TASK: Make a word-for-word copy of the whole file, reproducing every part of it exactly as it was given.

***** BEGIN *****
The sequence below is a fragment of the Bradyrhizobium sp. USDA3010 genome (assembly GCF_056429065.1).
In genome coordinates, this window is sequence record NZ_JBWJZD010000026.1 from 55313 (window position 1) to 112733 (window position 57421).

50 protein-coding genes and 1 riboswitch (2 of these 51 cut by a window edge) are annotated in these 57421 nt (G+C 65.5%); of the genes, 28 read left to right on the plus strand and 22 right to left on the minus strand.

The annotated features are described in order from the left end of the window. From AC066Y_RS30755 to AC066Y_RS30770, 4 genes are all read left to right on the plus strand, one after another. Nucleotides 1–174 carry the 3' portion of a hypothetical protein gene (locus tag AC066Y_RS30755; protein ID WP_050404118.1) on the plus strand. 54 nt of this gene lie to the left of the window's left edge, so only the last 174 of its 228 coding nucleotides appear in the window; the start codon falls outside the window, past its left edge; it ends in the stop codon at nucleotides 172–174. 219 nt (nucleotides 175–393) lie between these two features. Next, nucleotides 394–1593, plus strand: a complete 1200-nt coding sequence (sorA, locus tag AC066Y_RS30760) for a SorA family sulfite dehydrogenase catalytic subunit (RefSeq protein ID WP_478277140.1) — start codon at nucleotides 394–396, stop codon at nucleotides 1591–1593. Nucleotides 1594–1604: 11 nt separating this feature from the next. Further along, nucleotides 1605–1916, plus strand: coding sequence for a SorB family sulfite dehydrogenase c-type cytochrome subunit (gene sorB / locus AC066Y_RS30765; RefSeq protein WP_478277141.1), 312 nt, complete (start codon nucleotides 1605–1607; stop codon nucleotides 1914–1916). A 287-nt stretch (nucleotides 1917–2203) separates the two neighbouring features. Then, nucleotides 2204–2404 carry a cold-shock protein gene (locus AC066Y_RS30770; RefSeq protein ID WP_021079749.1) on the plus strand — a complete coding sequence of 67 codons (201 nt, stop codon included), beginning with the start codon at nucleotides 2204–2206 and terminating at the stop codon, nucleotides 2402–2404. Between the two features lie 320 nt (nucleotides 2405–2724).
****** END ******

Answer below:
The sequence below is a fragment of the Bradyrhizobium sp. USDA3010 genome (assembly GCF_056429065.1).
In genome coordinates, this window is sequence record NZ_JBWJZD010000026.1 from 55313 (window position 1) to 112733 (window position 57421).

50 protein-coding genes and 1 riboswitch (2 of these 51 cut by a window edge) are annotated in these 57421 nt (G+C 65.5%); of the genes, 28 read left to right on the plus strand and 22 right to left on the minus strand.

The annotated features are described in order from the left end of the window. From AC066Y_RS30755 to AC066Y_RS30770, 4 genes are all read left to right on the plus strand, one after another. Nucleotides 1–174 carry the 3' portion of a hypothetical protein gene (locus tag AC066Y_RS30755; protein ID WP_050404118.1) on the plus strand. 54 nt of this gene lie to the left of the window's left edge, so only the last 174 of its 228 coding nucleotides appear in the window; the start codon falls outside the window, past its left edge; it ends in the stop codon at nucleotides 172–174. 219 nt (nucleotides 175–393) lie between these two features. Next, nucleotides 394–1593, plus strand: a complete 1200-nt coding sequence (sorA, locus tag AC066Y_RS30760) for a SorA family sulfite dehydrogenase catalytic subunit (RefSeq protein ID WP_478277140.1) — start codon at nucleotides 394–396, stop codon at nucleotides 1591–1593. Nucleotides 1594–1604: 11 nt separating this feature from the next. Further along, nucleotides 1605–1916, plus strand: coding sequence for a SorB family sulfite dehydrogenase c-type cytochrome subunit (gene sorB / locus AC066Y_RS30765; RefSeq protein WP_478277141.1), 312 nt, complete (start codon nucleotides 1605–1607; stop codon nucleotides 1914–1916). A 287-nt stretch (nucleotides 1917–2203) separates the two neighbouring features. Then, nucleotides 2204–2404 carry a cold-shock protein gene (locus AC066Y_RS30770; RefSeq protein ID WP_021079749.1) on the plus strand — a complete coding sequence of 67 codons (201 nt, stop codon included), beginning with the start codon at nucleotides 2204–2206 and terminating at the stop codon, nucleotides 2402–2404. Between the two features lie 320 nt (nucleotides 2405–2724).